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A Healing of the Soul
by Charles Burke



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I was born into a family of Christian Scientists. Both of my parents attended the Christian Science Church. My grandfather was a longtime Christian Scientist who served in various church positions, including Reader and as his state’s Committee on Publication. I spent many afternoons during my childhood in the Reading Room where my grandfather was the attendant.

The greatest influence in my life as a child was my grandmother, Marie Burke. Grandma Marie was the most faithful and dedicated Christian Scientist that I have ever known. She was a practitioner since before I was born, and she strived to teach me Christian Science principles throughout daily life. With her, I attended Sunday School, went to weekly testimony meetings on Wednesdays, and studied the Lesson from Science & Health and the Bible on a regular basis. At her urging, I joined a local church and The Mother Church as soon as I was old enough to do so. At an early age, I committed to memory such Christian Science staples as the Scientific Statement of Being and Mrs. Eddy’s definition of God. I strived to know the unreality of the material world around me, and I sought (with my grandmother’s help) to heal myself of various ailments that came my way.

Although I did my best to live as a good Christian Scientist, striving always to "know the Truth" about illness and other circumstances, I recognized from a fairly early age that Christian Science is an unusual religion. While I didn’t have much exposure to other churches during my youth, it was apparent to me (particularly as a teenager) that our congregation was very small and very elderly compared to other churches. I was also reasonably certain that other churches didn’t have members with very visible physical ailments that the congregation tried to ignore. Everyone around these church members seemed not to notice their physical deformities, but I couldn’t help but stare at them and wonder why they couldn’t be healed. One of my most vivid memories from a childhood in Christian Science is an elderly member of our congregation who had a grotesque growth on her nose that slowly spread, over the years, to other parts of her face. Her suffering was clear, and yet nobody ever offered her any comfort (indeed, nobody ever even spoke of her condition).

Although the Church’s unwillingness to acknowledge obvious and unhealed illnesses among its members was troubling to me, the thing that bothered me most was the inability of Christian Scientists to deal with the death of church members. This became vividly apparent to me when, when I was twelve years old, my father died. My family, particularly Grandma Marie, was utterly devastated by his death. We would go through weeks at a time when it was clear that nobody considered life worth living anymore. The main coping mechanism, to deny the reality of his death, was completely ineffective and unbelievable. Incredibly, the members of our local church never said anything to me about my father’s death. The subject was completely ignored; it was as if they were afraid to speak of a death in the congregation. Although only a child, I sensed something terribly wrong with the Christian Science adults around me who seemed so completely unable to come to terms with death. For years after my father’s death, my grandmother intensely studied Mrs. Eddy’s teachings on death. She would, periodically, tell me how her study was going. The study was unending – she was always studying, searching, and striving for an understanding of what happens after death. She never found the answers that she was looking for.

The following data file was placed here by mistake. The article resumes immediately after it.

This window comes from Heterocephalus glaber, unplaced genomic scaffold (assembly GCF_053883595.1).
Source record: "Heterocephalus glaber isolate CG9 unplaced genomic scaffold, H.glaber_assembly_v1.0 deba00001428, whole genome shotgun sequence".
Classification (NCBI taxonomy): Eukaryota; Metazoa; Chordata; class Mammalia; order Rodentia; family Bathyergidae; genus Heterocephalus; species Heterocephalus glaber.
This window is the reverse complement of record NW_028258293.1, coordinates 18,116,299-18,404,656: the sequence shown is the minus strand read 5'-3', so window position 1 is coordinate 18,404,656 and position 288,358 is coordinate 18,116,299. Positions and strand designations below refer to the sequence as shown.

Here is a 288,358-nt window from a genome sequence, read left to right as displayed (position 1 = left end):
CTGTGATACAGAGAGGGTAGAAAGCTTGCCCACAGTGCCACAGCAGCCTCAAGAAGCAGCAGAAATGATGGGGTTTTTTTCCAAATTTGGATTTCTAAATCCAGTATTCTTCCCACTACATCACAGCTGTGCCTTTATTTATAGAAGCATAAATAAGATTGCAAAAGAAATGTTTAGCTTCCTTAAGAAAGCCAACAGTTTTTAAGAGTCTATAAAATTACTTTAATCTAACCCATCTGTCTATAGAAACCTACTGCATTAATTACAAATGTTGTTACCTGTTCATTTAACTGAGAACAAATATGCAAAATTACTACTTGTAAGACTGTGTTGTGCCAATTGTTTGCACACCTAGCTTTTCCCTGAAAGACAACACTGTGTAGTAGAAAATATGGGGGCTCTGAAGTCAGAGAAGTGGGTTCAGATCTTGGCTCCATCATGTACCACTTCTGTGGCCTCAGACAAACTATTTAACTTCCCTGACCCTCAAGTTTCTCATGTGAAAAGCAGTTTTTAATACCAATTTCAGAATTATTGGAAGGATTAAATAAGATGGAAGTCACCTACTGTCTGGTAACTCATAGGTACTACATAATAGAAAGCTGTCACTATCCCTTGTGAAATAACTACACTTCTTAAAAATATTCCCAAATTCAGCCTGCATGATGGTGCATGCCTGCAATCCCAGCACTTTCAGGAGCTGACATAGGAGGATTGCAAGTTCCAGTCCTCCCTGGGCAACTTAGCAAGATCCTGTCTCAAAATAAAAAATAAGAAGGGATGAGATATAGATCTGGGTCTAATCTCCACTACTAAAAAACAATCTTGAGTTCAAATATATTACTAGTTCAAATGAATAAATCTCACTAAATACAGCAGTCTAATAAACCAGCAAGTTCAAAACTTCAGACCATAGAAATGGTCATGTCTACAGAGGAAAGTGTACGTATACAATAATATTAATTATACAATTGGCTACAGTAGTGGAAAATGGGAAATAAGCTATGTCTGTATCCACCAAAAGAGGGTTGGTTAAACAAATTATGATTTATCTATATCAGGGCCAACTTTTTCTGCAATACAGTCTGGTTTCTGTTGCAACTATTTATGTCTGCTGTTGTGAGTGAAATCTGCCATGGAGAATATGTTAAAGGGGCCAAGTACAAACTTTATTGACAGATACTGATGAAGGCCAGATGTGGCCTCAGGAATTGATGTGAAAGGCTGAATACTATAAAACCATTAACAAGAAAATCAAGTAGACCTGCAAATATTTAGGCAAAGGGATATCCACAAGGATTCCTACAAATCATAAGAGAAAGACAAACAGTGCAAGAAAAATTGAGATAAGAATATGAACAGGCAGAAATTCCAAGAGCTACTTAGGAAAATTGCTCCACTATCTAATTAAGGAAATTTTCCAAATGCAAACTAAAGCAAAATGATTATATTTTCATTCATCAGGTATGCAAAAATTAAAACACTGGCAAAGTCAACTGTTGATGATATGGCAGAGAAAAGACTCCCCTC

When I was in my early twenties, I again learned from firsthand experience the failings of Christian Science in the face of death. My grandmother became very ill. For months she sought a healing in Christian Science, but as she continued to weaken she turned to the medical profession in a desperate effort to save her life. This was a shock to me. All my life, my grandmother had instilled in me an inherent distrust of doctors. Yet, faced with the prospect of death and unable to find any healing on her own, she abandoned the teachings of Mary Baker Eddy and put her trust in the medical profession. Unfortunately, her condition was so severe by the time she went to the doctors that they could not save her. My grandfather and I sat at her bedside for two days while she died. Grandma Marie regained consciousness on several occasions during those two days. During these times I spoke to her, looked into her eyes, and sought some comfort or source of strength to deal with her death. But all I saw was death and despair. She was dying, she was scared, she didn’t know what was going to happen to her, and I had no idea what to say to comfort her. I have never experienced such hopelessness as I experienced in that hospital room. My grandmother expressed to me her fear of death, and she sought desperately to cling to life, but I did not know of anything I could say or do to offer her hope in the face of her imminent death. Our local Christian Science church offered no comfort whatsoever. In fact, not one person from the church ever even visited us in the hospital. They told me later that they didn’t want their thoughts to interfere with her healing, but I recognized that this was just another sign of the reluctance of church members to face the reality of death. My grandfather sat in the hospital room with me and quoted from Mrs. Eddy, claiming that my grandmother was not seriously ill and that she would get up and walk out of the hospital any minute. His heart, however, was not in it. Nobody could listen to my grandmother’s increasingly labored breathing and not recognize that she would soon be dead.

Mrs. Eddy teaches in Science & Health that, "if the student adheres strictly to the teachings of Christian Science and ventures not to break its rules, he cannot fail of success in healing." (page 448, lines 26-28). My personal experience, and common sense, testify to the falsity of this teaching. My grandmother adhered to Christian Science as strictly as was humanly possible, and yet she could not be healed. Mary Baker Eddy also died, proving that even she could face a situation where no healing was possible. I have come to realize, through my grandmother’s death, what was consistently ignored by the church – that no matter how much success one can claim in healing, and no matter what the source of that healing might be, at some point healing will fail and everyone will die. Many years later I discovered a verse in the Bible that explains this simple but important point – "it is appointed unto men once to die." (Hebrews 9:27).